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Proceedings Paper

Crack detection and fatigue related delamination in FRP composites applied to concrete
Author(s): Jeff Brown; Rebecca Baker; Lisa Kallemeyn; Andrew Zendler
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Paper Abstract

Reinforced concrete beams are designed to allow minor concrete cracking in the tension zone. The severity of cracking in a beam element is a good indicator of how well a structure is performing and whether or not repairs are needed to prevent structural failure. FRP composites are commonly used to increase the flexural and shear capacity of RC beam elements, but one potential disadvantage of this method is that strengthened surfaces are no longer visible and cracks or delaminations that result from excessive loading or fatigue may go undetected. This research investigated thermal imaging techniques for detecting load induced cracking in the concrete substrate and delamination of FRP strengthening systems applied to reinforced concrete (RC). One small-scale RC beam (5 in. x 6 in. x 60 in.) was strengthened with FRP and loaded to failure monotonically. An infrared thermography inspection was performed after failure. A second strengthened beam was loaded cyclically for 1,750,000 cycles to investigate how fatigue might affect substrate cracking and delamination growth throughout the service-life of a repaired element. No changes were observed in the FRP bond during/after the cyclic loading. The thermal imaging component of this research included pixel normalization to enhance detectability and characterization of this specific type of damage.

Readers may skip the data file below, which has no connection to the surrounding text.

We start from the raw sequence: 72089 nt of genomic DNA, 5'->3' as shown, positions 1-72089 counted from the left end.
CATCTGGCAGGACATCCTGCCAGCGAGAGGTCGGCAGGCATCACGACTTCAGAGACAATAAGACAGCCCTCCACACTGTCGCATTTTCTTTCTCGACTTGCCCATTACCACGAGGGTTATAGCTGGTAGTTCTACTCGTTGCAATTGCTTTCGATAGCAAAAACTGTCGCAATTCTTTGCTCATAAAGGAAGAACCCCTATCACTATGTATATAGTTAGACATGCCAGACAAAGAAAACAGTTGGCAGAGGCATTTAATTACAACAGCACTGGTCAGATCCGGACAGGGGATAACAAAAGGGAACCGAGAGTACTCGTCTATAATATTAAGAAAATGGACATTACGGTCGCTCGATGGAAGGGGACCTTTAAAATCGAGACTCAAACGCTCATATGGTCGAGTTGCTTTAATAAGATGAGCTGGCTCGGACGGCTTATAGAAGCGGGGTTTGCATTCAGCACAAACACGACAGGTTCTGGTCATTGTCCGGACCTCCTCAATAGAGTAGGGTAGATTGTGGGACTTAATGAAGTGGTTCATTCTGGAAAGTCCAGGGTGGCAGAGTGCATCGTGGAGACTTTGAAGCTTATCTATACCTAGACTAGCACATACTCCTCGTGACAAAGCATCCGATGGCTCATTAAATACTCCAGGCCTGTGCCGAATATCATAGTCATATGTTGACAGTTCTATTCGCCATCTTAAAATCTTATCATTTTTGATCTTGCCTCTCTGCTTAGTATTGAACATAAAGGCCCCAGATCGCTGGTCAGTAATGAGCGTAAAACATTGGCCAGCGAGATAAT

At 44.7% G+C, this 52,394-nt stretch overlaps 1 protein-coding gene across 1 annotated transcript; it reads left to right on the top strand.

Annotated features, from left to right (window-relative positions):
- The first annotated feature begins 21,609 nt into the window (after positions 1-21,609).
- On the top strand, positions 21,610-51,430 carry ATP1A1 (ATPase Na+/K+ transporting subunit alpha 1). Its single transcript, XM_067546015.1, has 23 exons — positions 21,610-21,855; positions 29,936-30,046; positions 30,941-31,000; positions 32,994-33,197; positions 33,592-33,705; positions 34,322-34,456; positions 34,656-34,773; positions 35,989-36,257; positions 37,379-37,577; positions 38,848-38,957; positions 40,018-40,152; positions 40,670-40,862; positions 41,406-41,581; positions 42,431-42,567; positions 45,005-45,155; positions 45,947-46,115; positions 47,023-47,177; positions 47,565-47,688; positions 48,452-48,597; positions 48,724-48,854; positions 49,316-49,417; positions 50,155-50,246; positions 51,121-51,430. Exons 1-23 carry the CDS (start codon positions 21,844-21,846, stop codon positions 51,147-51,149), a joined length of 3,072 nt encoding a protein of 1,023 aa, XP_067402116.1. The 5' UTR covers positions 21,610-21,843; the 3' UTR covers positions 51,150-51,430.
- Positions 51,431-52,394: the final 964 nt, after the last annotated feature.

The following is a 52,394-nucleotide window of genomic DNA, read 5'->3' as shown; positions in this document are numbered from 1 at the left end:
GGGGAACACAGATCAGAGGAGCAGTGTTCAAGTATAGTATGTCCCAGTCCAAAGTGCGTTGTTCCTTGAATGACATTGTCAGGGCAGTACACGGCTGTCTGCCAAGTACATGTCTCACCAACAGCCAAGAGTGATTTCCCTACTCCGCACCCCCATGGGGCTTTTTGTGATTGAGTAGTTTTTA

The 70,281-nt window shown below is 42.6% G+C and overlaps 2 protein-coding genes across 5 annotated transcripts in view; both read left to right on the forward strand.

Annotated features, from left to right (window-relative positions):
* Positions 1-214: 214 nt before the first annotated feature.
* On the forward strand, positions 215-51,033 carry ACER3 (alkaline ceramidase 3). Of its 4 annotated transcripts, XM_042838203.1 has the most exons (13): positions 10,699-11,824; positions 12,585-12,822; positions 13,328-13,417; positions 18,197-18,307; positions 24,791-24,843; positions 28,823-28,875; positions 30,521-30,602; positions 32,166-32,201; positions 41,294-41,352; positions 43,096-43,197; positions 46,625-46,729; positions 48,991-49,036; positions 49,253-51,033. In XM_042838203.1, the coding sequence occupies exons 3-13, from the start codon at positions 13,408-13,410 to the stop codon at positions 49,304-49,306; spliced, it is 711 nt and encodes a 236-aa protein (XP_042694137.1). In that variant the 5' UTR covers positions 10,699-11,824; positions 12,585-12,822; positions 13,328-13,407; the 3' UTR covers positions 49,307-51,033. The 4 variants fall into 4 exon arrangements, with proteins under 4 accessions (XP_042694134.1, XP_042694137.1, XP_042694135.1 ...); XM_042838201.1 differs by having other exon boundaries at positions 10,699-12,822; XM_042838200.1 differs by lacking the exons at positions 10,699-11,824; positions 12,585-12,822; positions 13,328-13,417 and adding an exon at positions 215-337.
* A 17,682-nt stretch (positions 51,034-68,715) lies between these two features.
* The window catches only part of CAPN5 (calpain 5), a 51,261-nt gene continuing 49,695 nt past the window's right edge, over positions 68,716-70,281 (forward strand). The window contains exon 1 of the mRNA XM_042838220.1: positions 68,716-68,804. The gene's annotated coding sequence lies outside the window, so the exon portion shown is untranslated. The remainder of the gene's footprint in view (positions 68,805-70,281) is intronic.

Paper Details

Date Published: 17 March 2008
PDF: 10 pages
Proc. SPIE 6939, Thermosense XXX, 69390W (17 March 2008); doi: 10.1117/12.777665
Show Author Affiliations
Jeff Brown, Hope College (United States)
Rebecca Baker, Hope College (United States)
Lisa Kallemeyn, Hope College (United States)
Andrew Zendler, Hope College (United States)

Published in SPIE Proceedings Vol. 6939:
Thermosense XXX
Vladimir P. Vavilov; Douglas D. Burleigh, Editor(s)

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